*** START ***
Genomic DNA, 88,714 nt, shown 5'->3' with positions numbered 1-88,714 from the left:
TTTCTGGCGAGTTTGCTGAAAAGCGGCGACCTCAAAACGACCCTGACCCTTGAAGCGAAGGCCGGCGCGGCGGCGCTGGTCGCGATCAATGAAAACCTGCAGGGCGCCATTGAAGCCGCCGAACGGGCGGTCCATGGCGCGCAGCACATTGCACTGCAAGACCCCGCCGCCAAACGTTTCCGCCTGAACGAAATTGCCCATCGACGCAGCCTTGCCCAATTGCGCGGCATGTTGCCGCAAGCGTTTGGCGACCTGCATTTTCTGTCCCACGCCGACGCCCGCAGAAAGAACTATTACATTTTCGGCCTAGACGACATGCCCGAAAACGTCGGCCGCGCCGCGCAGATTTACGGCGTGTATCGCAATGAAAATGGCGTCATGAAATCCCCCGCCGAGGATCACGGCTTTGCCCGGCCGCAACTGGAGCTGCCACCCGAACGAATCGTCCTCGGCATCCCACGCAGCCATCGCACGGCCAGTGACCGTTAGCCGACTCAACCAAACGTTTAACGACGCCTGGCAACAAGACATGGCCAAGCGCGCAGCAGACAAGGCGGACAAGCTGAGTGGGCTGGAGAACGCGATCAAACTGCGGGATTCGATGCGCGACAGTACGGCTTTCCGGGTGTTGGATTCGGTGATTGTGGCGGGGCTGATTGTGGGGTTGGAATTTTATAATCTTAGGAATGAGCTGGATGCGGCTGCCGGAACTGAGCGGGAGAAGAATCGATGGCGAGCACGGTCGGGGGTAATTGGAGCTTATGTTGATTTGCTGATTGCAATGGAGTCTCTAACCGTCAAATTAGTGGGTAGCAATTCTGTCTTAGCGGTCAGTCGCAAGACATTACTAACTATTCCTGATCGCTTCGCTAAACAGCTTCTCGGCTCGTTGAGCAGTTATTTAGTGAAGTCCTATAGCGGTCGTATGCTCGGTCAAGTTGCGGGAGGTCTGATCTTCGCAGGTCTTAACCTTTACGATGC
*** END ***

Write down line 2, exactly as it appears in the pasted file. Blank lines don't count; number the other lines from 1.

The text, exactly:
TTTCTGGCGAGTTTGCTGAAAAGCGGCGACCTCAAAACGACCCTGACCCTTGAAGCGAAGGCCGGCGCGGCGGCGCTGGTCGCGATCAATGAAAACCTGCAGGGCGCCATTGAAGCCGCCGAACGGGCGGTCCATGGCGCGCAGCACATTGCACTGCAAGACCCCGCCGCCAAACGTTTCCGCCTGAACGAAATTGCCCATCGACGCAGCCTTGCCCAATTGCGCGGCATGTTGCCGCAAGCGTTTGGCGACCTGCATTTTCTGTCCCACGCCGACGCCCGCAGAAAGAACTATTACATTTTCGGCCTAGACGACATGCCCGAAAACGTCGGCCGCGCCGCGCAGATTTACGGCGTGTATCGCAATGAAAATGGCGTCATGAAATCCCCCGCCGAGGATCACGGCTTTGCCCGGCCGCAACTGGAGCTGCCACCCGAACGAATCGTCCTCGGCATCCCACGCAGCCATCGCACGGCCAGTGACCGTTAGCCGACTCAACCAAACGTTTAACGACGCCTGGCAACAAGACATGGCCAAGCGCGCAGCAGACAAGGCGGACAAGCTGAGTGGGCTGGAGAACGCGATCAAACTGCGGGATTCGATGCGCGACAGTACGGCTTTCCGGGTGTTGGATTCGGTGATTGTGGCGGGGCTGATTGTGGGGTTGGAATTTTATAATCTTAGGAATGAGCTGGATGCGGCTGCCGGAACTGAGCGGGAGAAGAATCGATGGCGAGCACGGTCGGGGGTAATTGGAGCTTATGTTGATTTGCTGATTGCAATGGAGTCTCTAACCGTCAAATTAGTGGGTAGCAATTCTGTCTTAGCGGTCAGTCGCAAGACATTACTAACTATTCCTGATCGCTTCGCTAAACAGCTTCTCGGCTCGTTGAGCAGTTATTTAGTGAAGTCCTATAGCGGTCGTATGCTCGGTCAAGTTGCGGGAGGTCTGATCTTCGCAGGTCTTAACCTTTACGATGC